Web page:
Flu Season: What BSCs Can Do
This year’s flu season has proven to be among the worst, with experts estimating 34 million Americans will catch the virus, resulting in tens of thousands requiring hospitalization.
Building service contractors are among those at the frontline of this issue, and as such, can play an important role in helping to break the chain of infection. We spoke with BSCAI members to discuss what BSCs can do during this critical time and – more importantly – what can be done to prepare for the next flu season.
What is the role of the building service contractor in flu prevention? When flu season winds down, what should BSCs do to stay prepared for the next season?
Larklyn Milstein, President, American Empire Building Services, BSCAI Board Member: At American Empire Building Services, we consider ourselves to be technicians of the public health. It is critical that we go beyond cleaning for appearance alone, and focus on best practices for infection prevention. During flu season, that focus turns up to 11. We increase frequency of disinfecting touch points like doorknobs, phone receivers, cupboard handles, and drawer pulls. We place hand-sanitizing gel at strategic places around the building. We also proactively educate the client about the importance of sick people staying home and encourage them to do the same with building occupants.
When flu season draws to a close, we remind frontline cleaners to not let down their guard when it comes to infection prevention. Our job is to create a healthy environment year-round. We make sure we are stocked up on hand gel well before the demand kicks in for the next flu season. We also encourage the client to educate building occupants about the importance of flu shots, even suggesting that they offer them for free at work. Since the flu is highly contagious, the best preparation is prevention.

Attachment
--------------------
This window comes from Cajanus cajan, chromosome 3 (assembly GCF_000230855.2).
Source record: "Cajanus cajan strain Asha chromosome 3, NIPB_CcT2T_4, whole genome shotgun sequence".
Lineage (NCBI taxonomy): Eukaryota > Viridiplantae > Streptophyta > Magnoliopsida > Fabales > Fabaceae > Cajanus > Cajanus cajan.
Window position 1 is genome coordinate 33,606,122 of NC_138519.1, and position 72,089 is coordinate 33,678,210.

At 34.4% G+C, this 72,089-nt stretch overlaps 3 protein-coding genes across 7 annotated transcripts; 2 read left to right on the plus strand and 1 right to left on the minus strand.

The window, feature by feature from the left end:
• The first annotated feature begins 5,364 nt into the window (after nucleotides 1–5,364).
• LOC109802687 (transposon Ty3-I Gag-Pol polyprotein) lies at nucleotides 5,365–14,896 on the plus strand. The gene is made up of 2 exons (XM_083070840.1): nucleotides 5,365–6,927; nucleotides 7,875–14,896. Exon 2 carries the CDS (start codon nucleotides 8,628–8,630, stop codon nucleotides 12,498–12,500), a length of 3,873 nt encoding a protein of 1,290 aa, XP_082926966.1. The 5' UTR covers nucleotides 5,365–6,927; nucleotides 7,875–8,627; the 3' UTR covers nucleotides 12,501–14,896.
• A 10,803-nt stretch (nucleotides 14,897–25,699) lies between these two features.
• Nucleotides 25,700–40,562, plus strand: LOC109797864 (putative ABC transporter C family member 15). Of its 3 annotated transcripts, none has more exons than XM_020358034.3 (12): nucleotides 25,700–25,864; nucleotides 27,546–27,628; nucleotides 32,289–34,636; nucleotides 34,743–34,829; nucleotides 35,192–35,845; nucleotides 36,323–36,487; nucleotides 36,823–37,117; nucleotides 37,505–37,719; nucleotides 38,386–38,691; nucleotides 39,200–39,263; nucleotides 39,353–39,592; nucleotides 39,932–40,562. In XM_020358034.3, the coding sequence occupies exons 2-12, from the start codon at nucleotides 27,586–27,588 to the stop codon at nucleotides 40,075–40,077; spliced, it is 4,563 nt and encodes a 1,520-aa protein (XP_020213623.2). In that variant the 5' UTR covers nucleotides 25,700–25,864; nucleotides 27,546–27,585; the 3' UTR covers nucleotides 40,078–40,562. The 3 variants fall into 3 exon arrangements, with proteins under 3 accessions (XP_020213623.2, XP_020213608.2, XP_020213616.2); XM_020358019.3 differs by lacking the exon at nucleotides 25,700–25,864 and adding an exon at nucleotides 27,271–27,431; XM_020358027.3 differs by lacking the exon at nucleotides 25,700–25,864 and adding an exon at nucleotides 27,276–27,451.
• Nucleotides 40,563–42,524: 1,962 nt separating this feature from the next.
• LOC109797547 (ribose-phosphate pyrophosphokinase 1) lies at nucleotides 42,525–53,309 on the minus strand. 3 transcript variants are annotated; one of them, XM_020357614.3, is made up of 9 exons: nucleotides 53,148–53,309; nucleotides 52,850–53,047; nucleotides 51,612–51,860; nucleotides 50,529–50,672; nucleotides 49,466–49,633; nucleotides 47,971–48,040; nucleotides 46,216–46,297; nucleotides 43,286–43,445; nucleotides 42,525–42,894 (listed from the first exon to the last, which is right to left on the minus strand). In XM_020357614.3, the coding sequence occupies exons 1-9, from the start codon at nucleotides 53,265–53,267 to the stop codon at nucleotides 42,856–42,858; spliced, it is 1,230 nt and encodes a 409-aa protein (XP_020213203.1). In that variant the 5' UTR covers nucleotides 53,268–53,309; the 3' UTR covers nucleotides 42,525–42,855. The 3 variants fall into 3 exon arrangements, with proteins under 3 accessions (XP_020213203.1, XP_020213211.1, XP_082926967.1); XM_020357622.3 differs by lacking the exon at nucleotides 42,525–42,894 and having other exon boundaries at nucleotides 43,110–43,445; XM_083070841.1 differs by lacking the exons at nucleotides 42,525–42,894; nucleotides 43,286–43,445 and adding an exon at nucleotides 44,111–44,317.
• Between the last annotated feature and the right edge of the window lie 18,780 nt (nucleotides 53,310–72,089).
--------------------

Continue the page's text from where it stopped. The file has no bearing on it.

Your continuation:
Bryan Lazorik, CBSE, President, Bryco Services, BSCAI Board Member: BSCs play a crucial role in flu prevention. Regularly disinfecting touchpoints is an important step in breaking the chain of infection and preventing the spread of the flu virus. It’s important to realize that the most contaminated surfaces in a building are those that are repeatedly touched by people, such as faucets, toilet handles, doorknobs, telephones and elevator buttons. Proper disinfection of these surfaces breaks the chain of infection and stops the spread of viruses and bacteria.
In the modern realm of facility cleaning, cleaning a commercial office or educational classroom is very similar to cleaning healthcare facilities, in the fact that disinfection is key to maintaining a healthy environment. Preventing the spread of viruses by disinfection should be the standard of cleaning for the entire year. Ongoing employee training on how to properly disinfect is vital the success of a disinfection program. Disinfection efforts are meaningless if untrained employees diminish dwell times or cross contaminate microfibers. Proper follow up, inspections and retraining, if needed, will ensure your team is delivering the highest level of service to your customers.
Matthew Teriberry, Business Development Director, B&T Contractors, Inc.: Our role as a company is to provide a clean and sanitary environment for our customers so their employees and customers can stay healthy and productive. Being the frontline protection for these customers means we need to make sure our staff is using the right protection to keep themselves safe, the right products to eliminate the virus and the right procedures for sanitizing and removing the virus.
It’s important for BSCs to review and evaluate the previous flu season and how their staff did to prevent and eliminate the virus. By evaluating how you performed in the previous season, it helps you prepare for how to handle the next flu season. This allows a company to improve the areas they had weaknesses in and allows for more training, trying new products and staff preparation.